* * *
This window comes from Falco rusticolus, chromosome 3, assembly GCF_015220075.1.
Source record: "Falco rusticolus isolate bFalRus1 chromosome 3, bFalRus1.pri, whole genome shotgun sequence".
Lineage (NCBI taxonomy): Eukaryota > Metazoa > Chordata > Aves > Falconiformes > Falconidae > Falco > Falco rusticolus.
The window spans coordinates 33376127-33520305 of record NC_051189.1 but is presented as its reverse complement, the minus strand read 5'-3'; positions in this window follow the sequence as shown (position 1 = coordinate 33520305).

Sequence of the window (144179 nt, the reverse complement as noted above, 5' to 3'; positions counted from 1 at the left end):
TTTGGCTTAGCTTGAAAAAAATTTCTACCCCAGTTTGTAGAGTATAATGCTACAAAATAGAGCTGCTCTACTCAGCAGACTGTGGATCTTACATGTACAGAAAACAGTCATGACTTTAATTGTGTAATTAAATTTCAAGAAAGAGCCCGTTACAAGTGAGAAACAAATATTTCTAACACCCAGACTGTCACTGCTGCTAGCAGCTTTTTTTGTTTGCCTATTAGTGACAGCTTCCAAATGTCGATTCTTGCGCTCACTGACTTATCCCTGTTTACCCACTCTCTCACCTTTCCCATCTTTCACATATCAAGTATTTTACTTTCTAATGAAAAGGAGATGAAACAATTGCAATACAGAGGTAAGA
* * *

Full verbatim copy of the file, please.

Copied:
This window comes from Falco rusticolus, chromosome 3, assembly GCF_015220075.1.
Source record: "Falco rusticolus isolate bFalRus1 chromosome 3, bFalRus1.pri, whole genome shotgun sequence".
Lineage (NCBI taxonomy): Eukaryota > Metazoa > Chordata > Aves > Falconiformes > Falconidae > Falco > Falco rusticolus.
The window spans coordinates 33376127-33520305 of record NC_051189.1 but is presented as its reverse complement, the minus strand read 5'-3'; positions in this window follow the sequence as shown (position 1 = coordinate 33520305).

Sequence of the window (144179 nt, the reverse complement as noted above, 5' to 3'; positions counted from 1 at the left end):
TTTGGCTTAGCTTGAAAAAAATTTCTACCCCAGTTTGTAGAGTATAATGCTACAAAATAGAGCTGCTCTACTCAGCAGACTGTGGATCTTACATGTACAGAAAACAGTCATGACTTTAATTGTGTAATTAAATTTCAAGAAAGAGCCCGTTACAAGTGAGAAACAAATATTTCTAACACCCAGACTGTCACTGCTGCTAGCAGCTTTTTTTGTTTGCCTATTAGTGACAGCTTCCAAATGTCGATTCTTGCGCTCACTGACTTATCCCTGTTTACCCACTCTCTCACCTTTCCCATCTTTCACATATCAAGTATTTTACTTTCTAATGAAAAGGAGATGAAACAATTGCAATACAGAGGTAAGA